I spend a lot of my working (and non-working) life "sanity checking" numbers, so forgive me, I can't help myself...
I estimate there could be a "hidden" mark-up of between £82 million and £27 million in the G4S contract, on top of the £57m (20%) management fee publicly disclosed.
Now I stress that this is only an estimate, but I think this kind of discussion is very much in the public interest, since vast amounts of public money are being spent on the Olympics.
I have tried to be fair to G4S in all of my assumptions, laid out below.
There are still quite a few unknowns. For instance, we don't know if the £284m quoted includes VAT or not. Any business person would assume not, but I know there was a big brouhaha about VAT and the Olympics a few years ago so I've plotted 2 scenarios for VAT exclusive and inclusive.
Also, we don't know what the 20% "management fee" we already know about includes. Does this fully cover the cost of recruiting and managing staff, as one would assume, or is this pure profit, for G4 shareholders?
It seems excessive to be pure profit on what should have been a low-risk contract, yet it doesn't seem to be enough to cover all recruitment and management overheads. I've therefore made an allowance for recruitment and plotted a sub-scenario adding typical management overheads back on.
Each scenario starts with the cost of the contract minus the widely-reported management fee divided through by 10,000 - the number of guards G4S were contracted to supply under this contract (according to the BBC).
That leaves an allowance of between £22,720 - £18,176 per guard (depending on whether the contract price was VAT inclusive or not) to work in what one can only assume is at most a 9-week window.
Here's how it might break down (click images to enlarge):
|G4S Scenario 1: VAT Exclusive|
|G4S Scenario 2: VAT Inclusive|
Cribbing various sources (radio, TV interviews and newspapers) I gather the guards are needed for roughly a 2-month window - from mid July through the Games (including Paralymics) to close on the 9th September. I've allowed for 9 weeks at long 70-hour weeks.
According to Payscale.com G4S guards earn between £6.77 and £7.40 per hour. This chimes with figures bandied around in recent interviews although I can't vouch for this personally.
I've been kind to G4S here and assumed Olympic guards get paid the £10 per hour they promised to Locog, although the BBC has claimed some are being paid less.
It has been claimed by some in recent interviews that G4S were not providing accommodation for the guards.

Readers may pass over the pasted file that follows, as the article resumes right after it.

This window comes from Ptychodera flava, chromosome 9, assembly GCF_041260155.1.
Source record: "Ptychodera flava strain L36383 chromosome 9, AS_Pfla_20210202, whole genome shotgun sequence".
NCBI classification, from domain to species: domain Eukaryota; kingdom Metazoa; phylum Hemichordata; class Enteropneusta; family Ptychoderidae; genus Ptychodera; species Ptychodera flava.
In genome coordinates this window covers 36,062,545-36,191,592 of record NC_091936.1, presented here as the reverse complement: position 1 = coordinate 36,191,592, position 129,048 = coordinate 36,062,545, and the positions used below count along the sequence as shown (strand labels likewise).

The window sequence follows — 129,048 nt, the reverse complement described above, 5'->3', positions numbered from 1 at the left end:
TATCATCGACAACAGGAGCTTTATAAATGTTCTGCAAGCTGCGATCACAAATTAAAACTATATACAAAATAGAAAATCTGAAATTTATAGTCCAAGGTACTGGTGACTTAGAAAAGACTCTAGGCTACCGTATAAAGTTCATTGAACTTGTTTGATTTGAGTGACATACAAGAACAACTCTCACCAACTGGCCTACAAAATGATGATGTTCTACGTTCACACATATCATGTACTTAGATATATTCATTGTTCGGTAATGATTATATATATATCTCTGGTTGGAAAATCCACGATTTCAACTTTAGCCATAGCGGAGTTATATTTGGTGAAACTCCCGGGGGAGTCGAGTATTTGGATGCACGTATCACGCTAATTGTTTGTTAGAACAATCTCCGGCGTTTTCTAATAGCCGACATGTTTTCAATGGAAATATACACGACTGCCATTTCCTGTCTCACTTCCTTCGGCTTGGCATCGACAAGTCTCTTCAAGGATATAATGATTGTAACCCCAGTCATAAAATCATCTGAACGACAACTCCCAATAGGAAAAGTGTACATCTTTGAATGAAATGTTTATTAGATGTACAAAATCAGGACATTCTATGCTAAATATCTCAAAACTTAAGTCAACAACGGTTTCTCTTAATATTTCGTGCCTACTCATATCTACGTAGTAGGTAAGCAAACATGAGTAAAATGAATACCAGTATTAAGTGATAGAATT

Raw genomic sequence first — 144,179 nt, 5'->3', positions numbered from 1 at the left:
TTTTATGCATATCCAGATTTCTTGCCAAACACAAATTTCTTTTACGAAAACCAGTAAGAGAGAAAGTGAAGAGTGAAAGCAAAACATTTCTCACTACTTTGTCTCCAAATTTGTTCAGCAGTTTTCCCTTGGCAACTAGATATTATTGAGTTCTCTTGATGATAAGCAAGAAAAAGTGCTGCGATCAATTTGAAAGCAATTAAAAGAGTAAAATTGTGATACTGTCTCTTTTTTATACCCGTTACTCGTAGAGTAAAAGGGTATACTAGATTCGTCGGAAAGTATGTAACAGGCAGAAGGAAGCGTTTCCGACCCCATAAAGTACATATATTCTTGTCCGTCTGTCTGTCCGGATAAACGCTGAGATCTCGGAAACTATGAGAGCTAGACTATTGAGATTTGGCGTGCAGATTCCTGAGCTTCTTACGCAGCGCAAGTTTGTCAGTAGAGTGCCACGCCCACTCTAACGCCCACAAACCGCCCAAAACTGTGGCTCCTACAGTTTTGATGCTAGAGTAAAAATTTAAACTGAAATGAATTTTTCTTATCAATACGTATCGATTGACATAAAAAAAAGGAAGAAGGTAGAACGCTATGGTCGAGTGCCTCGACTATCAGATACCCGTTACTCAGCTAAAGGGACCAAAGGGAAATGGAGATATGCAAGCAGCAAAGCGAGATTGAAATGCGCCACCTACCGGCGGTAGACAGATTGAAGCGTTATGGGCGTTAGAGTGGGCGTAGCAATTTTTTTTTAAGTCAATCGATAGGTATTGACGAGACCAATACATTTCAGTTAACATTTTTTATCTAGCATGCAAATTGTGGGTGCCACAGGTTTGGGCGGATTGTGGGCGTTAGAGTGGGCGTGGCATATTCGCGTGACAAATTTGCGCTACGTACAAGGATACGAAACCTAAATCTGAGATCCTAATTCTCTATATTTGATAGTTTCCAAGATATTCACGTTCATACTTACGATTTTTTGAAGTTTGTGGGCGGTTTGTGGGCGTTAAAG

I can't confirm this either way, but again let's try and be fair to G4S and assume they are putting guards up 2 guards per room in a Travelodge or similar (co-bunking is normal, I'm told) at £30 per person, per night. Not every guard will need accommodation, but this is a rough estimate so I'll leave it in.
And I've been similarly kind by making an allowance for transport - any cheap accommodation will probably be miles from the events so I'll leave a £15 per person, per day allowance. It should be ample for bulk transport, moving guards around by the bus load.
I've also allowed for uniforms x2 at £180 each plus 9 shirts at £10 each, some food and a weekly laundry run.
I've also allowed £1,000 per guard for recruitment and £2,000 for training. Again, this should be ample with such large economies of scale.
And I've allowed for Employer's National Insurance at 12.8%, but I haven't allowed for any payroll processing overhead as I simply cannot accept that this overhead is not included in the £57m "management fee".
If we assume the "management fee" covers only a very bare organisational overhead, and is mostly intended as pure profit for G4S, then we also need to make an allowance for management.
Yes, this is a total farce, but let's call this a management overhead. So we have a management fee and a management overhead, nice work if you can get it!
I've calculated these based on:
35k/year for junior managers
50k/year for middle managers
80k/year for senior managers
I've then added Employer's National Insurance and then allowed for a 30% overhead on the overhead (yes, I know!) to cover office and pension costs, etc.
I've assumed managers will work full time for 2 months of the year managing the guards, and that there will be 1 full time junior manager required per 10 guards.
I've then allowed for 1 middle manager per 10 juniors (or 1 middle manager per 100 guards) and 1 senior manager per 10 middle managers. I suppose I should have also included a couple of directors in there too, but divided through by 10,000 guards this overhead is negligible.
Any comments/corrections/questions/quibbles - use the form below, thanks!